Mabalacat, officially the City of Mabalacat, (Kapampangan: Lakanbalen ning Mabalacat; Tagalog: Lungsod ng Mabalacat), or simply referred to as Mabalacat City, is a 3rd class city in the province of Pampanga, Philippines. According to the 2015 census, it has a population of 250,799 people.
The former municipality was officially converted into a city following a referendum on July 21, 2012 and became the third in Pampanga after Angeles City and San Fernando.
The city’s name is derived from indigenous Negrito word mabalacat meaning “forest of balacats”.
Mabalacat has a land area of 83.18 square kilometres (32.12 sq mi). Roughly majority of the Clark Freeport Zone is located in Mabalacat, the rest in nearby Angeles City, where the main gate is located. The Clark International Airport, as well as the numerous hotels, casinos, golf courses, and resorts in Clark Freeport, are mostly situated in Mabalacat City.
The soil is charcoal black and shiny, a sign of fertility, and is suitable for growing rice, sugarcane and other rootcrops. Like the neighbouring cities of Angeles and San Fernando and the towns/municipalities of Porac, Bacolor, Santa Rita, Mexico, Magalang and Arayat, this city rarely gets inundated by floods from heavy rains and typhoons because it is situated on an elevated, well-drained part of the Central Luzon plains known as the “Upper Pampanga”.
Mabalacat is 93 kilometres (58 mi) from Manila, 10 kilometres (6.2 mi) from Angeles, and 27 kilometres (17 mi) from the provincial capital, San Fernando.
Prior to 1712, Mabalacat was a barrio (barangay) of Bambang, now Bamban, Tarlac. It became a town in 1792, and was named after the abundant Balacat tree (Ziziphus talanai), a fourth class timber tree with bark that possess antimicrobial properties. Once a settlement of an Aeta tribe, the area was a virtual forest of balacat trees. “Ma-balacat” in the native Kapampangan language means “full of Balacats.” Mabalacat in Maranao is “Mababaapalaqat” (Palacat), which means “maiksing hagdan” in Tagalog.
In 1853 Mabalacat had a population of 2,611 and four barangays, namely, Babangdapu, Duquit, Malabni, and Paglimbunan. By 1903 its population increased to 7,049 in 19 barangays. These were Bical, Bundagul, Dapdap, Dau, Dolores, Iba, Mabiga, Mamatitang, Mangalit, Matas, Mawaque, Paralayunan, Poblacion, Quitangil (later renamed to San Francisco), San Joaquin, Santa Ines, Santa Maria, Sapang Balen, and Sapang Biabas. In 1948, Mabalacat’s barangays increased to 20 with the addition of Fort Stotsenburg.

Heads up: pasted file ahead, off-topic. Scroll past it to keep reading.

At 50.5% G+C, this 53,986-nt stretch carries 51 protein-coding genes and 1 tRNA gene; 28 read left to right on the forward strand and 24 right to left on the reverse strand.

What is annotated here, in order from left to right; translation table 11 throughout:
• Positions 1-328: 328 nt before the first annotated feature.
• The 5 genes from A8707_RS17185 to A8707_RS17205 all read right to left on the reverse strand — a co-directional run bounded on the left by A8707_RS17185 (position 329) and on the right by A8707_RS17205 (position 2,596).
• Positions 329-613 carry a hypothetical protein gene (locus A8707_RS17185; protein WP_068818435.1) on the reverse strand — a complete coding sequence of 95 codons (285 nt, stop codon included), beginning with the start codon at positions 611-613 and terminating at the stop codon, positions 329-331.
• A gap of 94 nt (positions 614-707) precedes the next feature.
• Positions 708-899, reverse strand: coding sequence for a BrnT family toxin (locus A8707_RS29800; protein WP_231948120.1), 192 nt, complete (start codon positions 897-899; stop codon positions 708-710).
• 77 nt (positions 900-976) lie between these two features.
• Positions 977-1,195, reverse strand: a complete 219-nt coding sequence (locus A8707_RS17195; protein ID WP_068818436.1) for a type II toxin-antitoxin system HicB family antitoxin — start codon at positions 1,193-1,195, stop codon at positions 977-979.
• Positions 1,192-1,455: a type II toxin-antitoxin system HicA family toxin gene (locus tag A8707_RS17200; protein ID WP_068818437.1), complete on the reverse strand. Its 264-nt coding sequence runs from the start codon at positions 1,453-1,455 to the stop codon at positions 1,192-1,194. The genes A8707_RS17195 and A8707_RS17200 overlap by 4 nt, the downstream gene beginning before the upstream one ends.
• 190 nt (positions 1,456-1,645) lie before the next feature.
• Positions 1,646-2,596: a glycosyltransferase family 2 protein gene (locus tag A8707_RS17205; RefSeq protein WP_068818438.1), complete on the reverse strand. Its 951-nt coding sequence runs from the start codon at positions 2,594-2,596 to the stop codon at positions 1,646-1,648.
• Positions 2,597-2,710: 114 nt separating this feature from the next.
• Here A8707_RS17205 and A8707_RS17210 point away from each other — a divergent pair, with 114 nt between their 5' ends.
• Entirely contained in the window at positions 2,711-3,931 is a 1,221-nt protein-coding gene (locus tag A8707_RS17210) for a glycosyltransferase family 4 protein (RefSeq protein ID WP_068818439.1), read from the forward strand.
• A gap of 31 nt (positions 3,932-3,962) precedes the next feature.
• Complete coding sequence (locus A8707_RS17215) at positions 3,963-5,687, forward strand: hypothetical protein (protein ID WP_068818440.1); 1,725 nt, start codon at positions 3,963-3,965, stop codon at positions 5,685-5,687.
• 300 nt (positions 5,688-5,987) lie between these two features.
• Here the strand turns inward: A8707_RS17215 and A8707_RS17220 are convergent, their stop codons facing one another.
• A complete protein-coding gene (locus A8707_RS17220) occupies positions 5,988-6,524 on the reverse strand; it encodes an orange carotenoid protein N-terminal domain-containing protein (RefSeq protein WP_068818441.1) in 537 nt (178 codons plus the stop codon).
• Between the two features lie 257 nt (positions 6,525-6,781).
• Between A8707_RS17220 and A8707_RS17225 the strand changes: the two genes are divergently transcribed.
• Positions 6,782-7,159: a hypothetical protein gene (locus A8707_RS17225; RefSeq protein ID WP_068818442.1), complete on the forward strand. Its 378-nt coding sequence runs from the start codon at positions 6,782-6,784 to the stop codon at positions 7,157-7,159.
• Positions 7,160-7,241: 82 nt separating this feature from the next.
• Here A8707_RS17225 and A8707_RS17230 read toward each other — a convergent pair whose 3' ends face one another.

In 1860 a military command was established by authorities of the Spanish Governor-General due to the lawlessness and depredations perpetrated by the negritos (Aetas, or derogatorily called balugas). The Pampanga towns of Bamban, Capas, Concepcion, Victoria, Tarlac, Magalang, Porac, and Floridablanca and Mabalacat were created into what was called a Commandancia Militar. However, in 1873 the Military Command returned Mabalacat together with the towns of Magalang, Floridablanca, and Porac to the parent province, Pampanga.
Mabalacat is politically subdivided into 27 barangays.
- Macapagal Village
- Marcos Village
- Mawaque (Mauaque)
- San Francisco
- San Joaquin
- Santa Ines
- Santa Maria
- Santo Rosario
- Sapang Balen
- Sapang Biabas
The largest barangay is Dau, which became a barrio in 1936 by virtue of Presidential Proclamation No. 1. It is now a business center whose commercial output runs parallel to that of downtown. A former terminus of the North Luzon Expressway, it is the most urban and most populous area in Mabalacat, home to roughly 23% of the city’s population.
San Francisco, the second largest barangay, along with San Joaquin, Santa Ines, Poblacion, Calumpang and other barangays are categorized as urban in view of their proximity to the city proper. Sapang Balen, with a population of 166 persons, is the smallest barangay.